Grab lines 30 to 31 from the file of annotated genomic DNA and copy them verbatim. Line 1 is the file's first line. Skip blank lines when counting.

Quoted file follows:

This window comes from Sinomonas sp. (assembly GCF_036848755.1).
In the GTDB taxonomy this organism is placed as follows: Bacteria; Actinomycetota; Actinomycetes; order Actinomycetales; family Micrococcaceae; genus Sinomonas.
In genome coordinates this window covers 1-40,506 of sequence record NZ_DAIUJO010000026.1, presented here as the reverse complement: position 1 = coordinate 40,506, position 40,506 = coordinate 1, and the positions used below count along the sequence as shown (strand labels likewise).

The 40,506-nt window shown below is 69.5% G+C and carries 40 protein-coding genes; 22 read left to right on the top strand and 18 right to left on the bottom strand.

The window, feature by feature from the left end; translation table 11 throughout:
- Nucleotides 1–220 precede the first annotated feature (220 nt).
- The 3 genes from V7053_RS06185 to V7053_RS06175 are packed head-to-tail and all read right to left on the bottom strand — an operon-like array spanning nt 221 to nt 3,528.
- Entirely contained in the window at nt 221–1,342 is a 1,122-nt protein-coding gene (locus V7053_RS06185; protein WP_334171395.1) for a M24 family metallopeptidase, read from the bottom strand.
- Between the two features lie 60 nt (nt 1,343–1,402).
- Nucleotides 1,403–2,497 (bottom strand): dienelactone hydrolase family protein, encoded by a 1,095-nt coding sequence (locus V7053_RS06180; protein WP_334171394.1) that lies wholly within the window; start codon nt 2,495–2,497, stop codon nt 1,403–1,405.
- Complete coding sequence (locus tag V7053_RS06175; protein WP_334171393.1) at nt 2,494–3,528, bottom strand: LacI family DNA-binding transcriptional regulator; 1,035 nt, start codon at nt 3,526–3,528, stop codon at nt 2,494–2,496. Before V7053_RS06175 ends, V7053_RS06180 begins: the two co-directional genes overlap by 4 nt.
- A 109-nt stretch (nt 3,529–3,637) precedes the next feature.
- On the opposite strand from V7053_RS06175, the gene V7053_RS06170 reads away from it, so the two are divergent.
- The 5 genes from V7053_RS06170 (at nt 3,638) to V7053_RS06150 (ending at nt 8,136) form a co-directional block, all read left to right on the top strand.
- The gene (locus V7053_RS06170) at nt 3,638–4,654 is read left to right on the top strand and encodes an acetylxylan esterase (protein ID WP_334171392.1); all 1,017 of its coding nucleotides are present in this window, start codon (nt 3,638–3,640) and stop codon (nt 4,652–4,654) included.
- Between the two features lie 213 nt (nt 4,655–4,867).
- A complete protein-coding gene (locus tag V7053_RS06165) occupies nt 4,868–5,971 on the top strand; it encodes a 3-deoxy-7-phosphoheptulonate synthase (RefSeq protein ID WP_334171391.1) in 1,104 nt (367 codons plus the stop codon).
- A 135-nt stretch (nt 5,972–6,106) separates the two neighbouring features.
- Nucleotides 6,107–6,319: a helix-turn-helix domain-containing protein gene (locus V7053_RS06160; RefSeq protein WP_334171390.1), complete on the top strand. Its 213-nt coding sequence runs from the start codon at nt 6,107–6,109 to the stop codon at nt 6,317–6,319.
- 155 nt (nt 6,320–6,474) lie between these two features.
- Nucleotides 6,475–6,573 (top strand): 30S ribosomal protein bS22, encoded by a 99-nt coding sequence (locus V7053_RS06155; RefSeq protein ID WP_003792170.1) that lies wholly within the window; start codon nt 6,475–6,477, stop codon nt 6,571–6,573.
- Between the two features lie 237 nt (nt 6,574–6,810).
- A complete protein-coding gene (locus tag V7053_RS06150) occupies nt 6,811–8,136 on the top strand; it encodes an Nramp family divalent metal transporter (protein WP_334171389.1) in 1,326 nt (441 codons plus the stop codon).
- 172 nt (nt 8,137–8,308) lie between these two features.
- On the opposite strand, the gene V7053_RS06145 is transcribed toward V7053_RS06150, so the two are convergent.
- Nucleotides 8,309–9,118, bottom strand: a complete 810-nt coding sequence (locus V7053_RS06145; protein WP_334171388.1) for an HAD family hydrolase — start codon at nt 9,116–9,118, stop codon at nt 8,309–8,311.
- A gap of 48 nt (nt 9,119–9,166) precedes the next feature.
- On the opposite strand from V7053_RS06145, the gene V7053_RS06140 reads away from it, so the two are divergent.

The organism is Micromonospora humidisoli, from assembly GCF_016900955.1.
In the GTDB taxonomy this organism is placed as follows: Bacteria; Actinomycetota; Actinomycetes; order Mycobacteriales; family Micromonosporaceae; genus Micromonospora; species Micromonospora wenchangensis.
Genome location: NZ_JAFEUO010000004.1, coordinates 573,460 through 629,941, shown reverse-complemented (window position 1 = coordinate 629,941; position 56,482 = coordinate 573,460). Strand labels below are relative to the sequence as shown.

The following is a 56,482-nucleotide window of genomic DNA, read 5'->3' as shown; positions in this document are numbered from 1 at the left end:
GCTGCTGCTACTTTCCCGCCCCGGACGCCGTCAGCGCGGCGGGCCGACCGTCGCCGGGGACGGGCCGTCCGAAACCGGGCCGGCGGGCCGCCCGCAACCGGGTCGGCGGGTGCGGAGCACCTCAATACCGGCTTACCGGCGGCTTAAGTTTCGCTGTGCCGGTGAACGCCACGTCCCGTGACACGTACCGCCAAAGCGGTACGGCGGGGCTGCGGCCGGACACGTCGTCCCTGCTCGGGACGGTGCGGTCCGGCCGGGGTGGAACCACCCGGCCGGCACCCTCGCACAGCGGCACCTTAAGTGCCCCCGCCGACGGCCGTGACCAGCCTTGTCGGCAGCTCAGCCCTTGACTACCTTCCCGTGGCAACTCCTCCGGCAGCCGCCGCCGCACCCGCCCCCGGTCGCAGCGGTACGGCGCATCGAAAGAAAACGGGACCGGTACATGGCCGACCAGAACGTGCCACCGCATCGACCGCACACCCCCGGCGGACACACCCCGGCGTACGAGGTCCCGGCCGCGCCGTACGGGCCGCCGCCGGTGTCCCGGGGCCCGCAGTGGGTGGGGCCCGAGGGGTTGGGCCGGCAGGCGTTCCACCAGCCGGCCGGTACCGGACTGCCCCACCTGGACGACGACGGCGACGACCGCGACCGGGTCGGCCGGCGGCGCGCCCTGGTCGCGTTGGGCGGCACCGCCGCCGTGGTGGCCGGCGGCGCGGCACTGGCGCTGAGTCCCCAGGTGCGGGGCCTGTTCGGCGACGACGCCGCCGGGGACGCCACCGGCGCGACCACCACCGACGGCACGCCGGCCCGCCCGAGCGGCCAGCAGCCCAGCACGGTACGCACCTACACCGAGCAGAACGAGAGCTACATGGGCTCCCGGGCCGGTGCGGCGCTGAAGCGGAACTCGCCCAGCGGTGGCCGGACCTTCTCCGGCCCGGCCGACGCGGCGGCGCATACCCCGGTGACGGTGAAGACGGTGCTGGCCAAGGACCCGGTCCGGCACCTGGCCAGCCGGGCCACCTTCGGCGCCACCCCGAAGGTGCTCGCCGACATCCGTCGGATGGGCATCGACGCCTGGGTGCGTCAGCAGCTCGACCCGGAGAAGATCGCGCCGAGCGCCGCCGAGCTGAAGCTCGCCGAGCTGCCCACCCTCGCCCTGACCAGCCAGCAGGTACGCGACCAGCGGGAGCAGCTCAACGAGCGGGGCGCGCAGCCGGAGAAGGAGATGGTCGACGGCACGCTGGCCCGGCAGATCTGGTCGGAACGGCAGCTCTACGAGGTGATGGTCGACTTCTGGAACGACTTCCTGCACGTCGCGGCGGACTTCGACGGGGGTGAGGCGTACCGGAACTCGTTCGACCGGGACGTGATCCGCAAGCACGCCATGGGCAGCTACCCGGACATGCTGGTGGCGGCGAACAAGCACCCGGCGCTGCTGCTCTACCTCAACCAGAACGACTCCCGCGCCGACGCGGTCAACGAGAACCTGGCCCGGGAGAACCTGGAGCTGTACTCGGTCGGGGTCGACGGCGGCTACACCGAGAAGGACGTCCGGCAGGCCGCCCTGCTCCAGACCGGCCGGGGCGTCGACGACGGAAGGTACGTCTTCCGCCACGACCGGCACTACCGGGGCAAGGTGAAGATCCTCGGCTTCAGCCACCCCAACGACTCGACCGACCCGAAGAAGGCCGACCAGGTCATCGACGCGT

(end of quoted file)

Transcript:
In the GTDB taxonomy this organism is placed as follows: Bacteria; Actinomycetota; Actinomycetes; order Mycobacteriales; family Micromonosporaceae; genus Micromonospora; species Micromonospora wenchangensis.
Genome location: NZ_JAFEUO010000004.1, coordinates 573,460 through 629,941, shown reverse-complemented (window position 1 = coordinate 629,941; position 56,482 = coordinate 573,460). Strand labels below are relative to the sequence as shown.